The British producer told Billboard that he was "going into the studio ... to work a bit on his record, and I have equal parts intimidation and awe and excitement."
After releasing two acclaimed albums, 1995's Brown Sugar and Voodoo in 2000, D'Angelo has, for the most part, vanished from the scene, only occasionally dropping vocals on projects like Q-Tip's 2008 album The Renaissance and Raphael Saadiq's 2002 Instant Vintage LP. The singer may have shied away from the limelight in recent years, but Ronson said he's been staying busy. "I know he's been working nonstop. It's not like they've been sitting on their asses."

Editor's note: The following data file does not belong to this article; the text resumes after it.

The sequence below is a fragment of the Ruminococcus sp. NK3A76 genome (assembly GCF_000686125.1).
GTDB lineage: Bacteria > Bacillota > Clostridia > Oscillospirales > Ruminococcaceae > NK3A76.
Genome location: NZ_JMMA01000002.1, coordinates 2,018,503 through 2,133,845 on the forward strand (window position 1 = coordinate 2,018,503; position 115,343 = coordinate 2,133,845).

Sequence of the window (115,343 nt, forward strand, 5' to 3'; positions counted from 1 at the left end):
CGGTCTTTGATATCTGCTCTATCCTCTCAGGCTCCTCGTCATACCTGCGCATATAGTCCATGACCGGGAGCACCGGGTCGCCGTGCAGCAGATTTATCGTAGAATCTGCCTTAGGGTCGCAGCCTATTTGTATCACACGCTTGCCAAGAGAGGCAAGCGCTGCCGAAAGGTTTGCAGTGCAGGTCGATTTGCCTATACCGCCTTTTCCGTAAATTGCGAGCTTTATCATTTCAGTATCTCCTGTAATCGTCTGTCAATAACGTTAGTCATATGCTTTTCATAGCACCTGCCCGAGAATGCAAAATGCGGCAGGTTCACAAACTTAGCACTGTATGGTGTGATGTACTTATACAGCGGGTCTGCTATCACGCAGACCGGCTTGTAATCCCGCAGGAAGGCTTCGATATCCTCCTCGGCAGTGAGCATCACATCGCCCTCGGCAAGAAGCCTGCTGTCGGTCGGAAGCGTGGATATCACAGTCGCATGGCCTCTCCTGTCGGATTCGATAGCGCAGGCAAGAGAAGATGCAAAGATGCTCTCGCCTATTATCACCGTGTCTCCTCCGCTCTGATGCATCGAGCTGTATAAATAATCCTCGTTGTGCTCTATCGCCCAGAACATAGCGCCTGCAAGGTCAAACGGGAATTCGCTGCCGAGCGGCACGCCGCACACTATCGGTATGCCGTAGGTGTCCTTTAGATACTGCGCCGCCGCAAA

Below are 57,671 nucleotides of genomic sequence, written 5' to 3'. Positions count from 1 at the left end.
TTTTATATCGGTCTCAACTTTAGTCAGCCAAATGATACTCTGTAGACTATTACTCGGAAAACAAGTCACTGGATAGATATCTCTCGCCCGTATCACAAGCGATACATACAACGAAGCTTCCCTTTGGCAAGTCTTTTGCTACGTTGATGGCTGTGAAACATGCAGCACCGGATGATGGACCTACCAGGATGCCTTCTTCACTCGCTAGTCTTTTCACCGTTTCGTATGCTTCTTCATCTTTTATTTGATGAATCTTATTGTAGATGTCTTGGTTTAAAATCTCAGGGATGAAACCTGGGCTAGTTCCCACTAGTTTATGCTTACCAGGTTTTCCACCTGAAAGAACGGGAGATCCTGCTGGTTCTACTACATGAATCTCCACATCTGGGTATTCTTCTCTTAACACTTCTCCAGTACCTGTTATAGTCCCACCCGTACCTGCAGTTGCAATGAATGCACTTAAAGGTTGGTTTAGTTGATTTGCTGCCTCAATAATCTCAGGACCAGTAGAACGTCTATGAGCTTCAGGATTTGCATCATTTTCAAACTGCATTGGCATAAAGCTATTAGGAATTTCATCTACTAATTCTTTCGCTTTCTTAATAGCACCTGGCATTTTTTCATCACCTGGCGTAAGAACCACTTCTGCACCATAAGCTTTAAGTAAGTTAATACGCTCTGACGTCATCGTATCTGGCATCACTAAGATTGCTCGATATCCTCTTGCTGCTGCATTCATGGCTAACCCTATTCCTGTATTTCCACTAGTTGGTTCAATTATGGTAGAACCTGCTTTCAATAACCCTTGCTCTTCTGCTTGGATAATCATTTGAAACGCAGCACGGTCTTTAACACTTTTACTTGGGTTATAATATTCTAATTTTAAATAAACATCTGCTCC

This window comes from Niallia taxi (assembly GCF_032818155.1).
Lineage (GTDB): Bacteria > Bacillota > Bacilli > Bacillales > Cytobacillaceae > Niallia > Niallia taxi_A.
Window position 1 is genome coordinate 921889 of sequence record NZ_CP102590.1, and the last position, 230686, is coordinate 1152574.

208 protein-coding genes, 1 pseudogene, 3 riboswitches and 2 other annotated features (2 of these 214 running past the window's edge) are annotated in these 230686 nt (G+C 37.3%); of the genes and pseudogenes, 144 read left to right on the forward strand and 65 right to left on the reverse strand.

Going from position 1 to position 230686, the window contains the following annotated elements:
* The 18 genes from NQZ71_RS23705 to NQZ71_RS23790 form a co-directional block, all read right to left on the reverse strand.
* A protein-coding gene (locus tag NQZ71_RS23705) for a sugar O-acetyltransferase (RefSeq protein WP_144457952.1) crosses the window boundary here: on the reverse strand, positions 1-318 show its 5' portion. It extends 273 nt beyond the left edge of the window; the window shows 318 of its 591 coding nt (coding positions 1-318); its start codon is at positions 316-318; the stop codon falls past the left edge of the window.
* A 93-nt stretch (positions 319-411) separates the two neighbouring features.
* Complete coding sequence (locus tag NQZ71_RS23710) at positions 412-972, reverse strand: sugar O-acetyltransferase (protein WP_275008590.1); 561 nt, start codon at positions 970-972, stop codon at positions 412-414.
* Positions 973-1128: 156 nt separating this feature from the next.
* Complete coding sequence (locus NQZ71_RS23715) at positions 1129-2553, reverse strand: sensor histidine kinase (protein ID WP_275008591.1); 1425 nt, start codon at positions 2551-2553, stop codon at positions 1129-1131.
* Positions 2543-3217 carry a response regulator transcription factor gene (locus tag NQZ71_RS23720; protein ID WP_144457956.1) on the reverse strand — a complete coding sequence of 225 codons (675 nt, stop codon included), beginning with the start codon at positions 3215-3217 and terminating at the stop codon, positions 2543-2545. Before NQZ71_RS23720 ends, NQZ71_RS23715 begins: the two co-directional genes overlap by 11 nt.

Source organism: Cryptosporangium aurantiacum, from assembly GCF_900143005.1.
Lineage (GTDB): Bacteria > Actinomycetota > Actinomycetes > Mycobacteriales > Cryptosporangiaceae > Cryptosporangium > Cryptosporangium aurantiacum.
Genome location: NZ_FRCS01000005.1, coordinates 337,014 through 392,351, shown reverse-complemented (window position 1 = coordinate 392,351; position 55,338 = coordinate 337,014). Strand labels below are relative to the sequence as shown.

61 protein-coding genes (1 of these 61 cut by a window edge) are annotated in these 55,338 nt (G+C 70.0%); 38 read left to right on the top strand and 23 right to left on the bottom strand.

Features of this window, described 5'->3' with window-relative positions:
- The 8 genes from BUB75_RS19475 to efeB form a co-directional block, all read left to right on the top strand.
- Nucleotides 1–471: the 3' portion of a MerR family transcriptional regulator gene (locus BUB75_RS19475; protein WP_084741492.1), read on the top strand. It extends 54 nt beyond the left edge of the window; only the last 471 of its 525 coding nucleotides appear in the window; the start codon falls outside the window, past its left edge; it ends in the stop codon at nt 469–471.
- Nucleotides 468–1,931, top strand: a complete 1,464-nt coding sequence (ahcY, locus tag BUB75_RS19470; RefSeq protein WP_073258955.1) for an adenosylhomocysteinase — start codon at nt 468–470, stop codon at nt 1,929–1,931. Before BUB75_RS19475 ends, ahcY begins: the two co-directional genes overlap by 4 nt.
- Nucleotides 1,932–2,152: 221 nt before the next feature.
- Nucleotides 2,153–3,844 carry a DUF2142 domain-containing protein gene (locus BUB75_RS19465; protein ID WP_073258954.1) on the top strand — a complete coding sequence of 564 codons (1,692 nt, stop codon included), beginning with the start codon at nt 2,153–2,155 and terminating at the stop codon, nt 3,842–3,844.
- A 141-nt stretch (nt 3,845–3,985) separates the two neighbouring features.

Ronson also revealed that D'Angelo has been keeping up on music during his hiatus. The singer and multi-instrumentalist, who covered Smokey Robinson on his debut and boasts a repertoire that often references throwback R&B sounds, said he's kept a pair of sonically retro albums in rotation.
"I was pretty much floored when D said that the only two records of the past five to six years that he really listened to a lot were St. Elsewhere by Gnarls Barkley and [Amy Winehouse's] Back to Black,' " said Ronson, who crafted Winehouse's 2007 hit album. "I was like, 'I cannot believe I made something that this guy listened to over and over again and looked to for inspiration.' "
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